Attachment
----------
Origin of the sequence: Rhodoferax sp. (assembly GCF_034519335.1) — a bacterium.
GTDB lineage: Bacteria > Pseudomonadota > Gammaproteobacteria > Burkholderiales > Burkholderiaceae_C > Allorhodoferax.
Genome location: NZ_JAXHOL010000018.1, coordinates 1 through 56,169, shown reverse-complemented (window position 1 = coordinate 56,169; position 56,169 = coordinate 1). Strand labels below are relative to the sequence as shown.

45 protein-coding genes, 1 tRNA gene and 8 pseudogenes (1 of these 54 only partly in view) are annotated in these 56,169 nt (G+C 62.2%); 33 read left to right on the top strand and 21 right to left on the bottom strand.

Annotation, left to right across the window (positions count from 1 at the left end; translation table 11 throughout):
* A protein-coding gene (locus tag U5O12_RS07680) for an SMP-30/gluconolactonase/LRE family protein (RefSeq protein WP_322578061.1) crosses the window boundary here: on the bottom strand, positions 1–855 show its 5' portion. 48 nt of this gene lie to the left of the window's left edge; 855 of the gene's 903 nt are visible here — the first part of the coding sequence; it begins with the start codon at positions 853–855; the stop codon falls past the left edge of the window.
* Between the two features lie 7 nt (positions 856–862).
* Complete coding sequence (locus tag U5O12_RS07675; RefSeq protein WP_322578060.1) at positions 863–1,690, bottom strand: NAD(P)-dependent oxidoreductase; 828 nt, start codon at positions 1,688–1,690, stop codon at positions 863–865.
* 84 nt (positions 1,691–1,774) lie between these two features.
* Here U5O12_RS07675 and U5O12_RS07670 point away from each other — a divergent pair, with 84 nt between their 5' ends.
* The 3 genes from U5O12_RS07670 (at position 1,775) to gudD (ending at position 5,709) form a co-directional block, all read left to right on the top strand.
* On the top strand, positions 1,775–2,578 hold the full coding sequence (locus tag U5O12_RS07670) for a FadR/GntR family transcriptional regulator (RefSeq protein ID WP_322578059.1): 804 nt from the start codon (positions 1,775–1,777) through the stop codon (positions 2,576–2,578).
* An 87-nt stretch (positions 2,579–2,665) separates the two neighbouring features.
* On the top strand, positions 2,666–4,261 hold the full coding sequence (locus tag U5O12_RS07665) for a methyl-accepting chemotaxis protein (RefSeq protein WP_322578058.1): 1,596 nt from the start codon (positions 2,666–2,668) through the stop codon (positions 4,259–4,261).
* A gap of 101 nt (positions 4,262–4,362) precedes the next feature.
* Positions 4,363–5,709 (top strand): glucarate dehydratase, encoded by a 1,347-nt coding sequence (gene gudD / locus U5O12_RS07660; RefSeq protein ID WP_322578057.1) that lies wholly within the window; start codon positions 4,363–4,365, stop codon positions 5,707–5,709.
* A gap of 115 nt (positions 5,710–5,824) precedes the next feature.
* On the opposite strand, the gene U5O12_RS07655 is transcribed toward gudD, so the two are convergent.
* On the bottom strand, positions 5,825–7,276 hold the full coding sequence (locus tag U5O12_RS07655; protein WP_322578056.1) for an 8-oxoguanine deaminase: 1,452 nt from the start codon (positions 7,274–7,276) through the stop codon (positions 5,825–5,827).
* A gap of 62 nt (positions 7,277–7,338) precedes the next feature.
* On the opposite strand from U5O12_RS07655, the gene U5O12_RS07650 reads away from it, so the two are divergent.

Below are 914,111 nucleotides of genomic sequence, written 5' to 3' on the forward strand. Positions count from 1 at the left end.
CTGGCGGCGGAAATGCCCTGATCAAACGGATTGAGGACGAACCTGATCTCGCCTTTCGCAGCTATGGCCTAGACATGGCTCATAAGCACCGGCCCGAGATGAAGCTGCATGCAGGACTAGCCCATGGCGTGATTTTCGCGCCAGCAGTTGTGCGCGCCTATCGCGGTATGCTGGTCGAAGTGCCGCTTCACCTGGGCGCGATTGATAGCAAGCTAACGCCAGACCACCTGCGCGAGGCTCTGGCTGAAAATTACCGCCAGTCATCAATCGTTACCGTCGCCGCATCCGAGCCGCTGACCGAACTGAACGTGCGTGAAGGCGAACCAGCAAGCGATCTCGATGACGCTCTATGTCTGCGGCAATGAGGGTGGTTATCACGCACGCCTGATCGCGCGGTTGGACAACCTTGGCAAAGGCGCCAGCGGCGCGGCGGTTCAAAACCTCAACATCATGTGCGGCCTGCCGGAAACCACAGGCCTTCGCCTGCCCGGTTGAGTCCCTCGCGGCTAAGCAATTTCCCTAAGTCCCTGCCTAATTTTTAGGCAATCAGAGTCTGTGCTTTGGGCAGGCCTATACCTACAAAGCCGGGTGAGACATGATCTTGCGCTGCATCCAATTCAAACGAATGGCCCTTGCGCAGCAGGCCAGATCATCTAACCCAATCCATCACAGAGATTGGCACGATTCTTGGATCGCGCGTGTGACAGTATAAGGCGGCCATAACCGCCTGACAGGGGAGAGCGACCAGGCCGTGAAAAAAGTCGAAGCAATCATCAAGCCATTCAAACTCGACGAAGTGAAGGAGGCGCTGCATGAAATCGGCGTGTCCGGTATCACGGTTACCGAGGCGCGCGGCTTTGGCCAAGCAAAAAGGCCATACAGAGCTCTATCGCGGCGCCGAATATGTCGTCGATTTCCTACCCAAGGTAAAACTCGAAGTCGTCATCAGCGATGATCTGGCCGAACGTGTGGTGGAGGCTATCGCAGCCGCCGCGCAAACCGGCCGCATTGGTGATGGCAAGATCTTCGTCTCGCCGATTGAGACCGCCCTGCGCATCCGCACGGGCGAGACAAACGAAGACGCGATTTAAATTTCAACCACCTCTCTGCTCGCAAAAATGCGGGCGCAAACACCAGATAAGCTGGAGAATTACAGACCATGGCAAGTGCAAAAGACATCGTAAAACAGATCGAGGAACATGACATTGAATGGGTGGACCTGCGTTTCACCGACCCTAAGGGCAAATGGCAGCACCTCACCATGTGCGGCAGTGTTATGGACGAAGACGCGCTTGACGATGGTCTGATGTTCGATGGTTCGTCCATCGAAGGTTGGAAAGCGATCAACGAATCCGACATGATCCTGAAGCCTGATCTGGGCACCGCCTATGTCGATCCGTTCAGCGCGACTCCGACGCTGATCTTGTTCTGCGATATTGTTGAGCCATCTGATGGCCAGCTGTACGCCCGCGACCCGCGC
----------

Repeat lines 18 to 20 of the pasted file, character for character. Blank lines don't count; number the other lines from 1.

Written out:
* On the opposite strand, the gene U5O12_RS07655 is transcribed toward gudD, so the two are convergent.
* On the bottom strand, positions 5,825–7,276 hold the full coding sequence (locus tag U5O12_RS07655; protein WP_322578056.1) for an 8-oxoguanine deaminase: 1,452 nt from the start codon (positions 7,274–7,276) through the stop codon (positions 5,825–5,827).
* A gap of 62 nt (positions 7,277–7,338) precedes the next feature.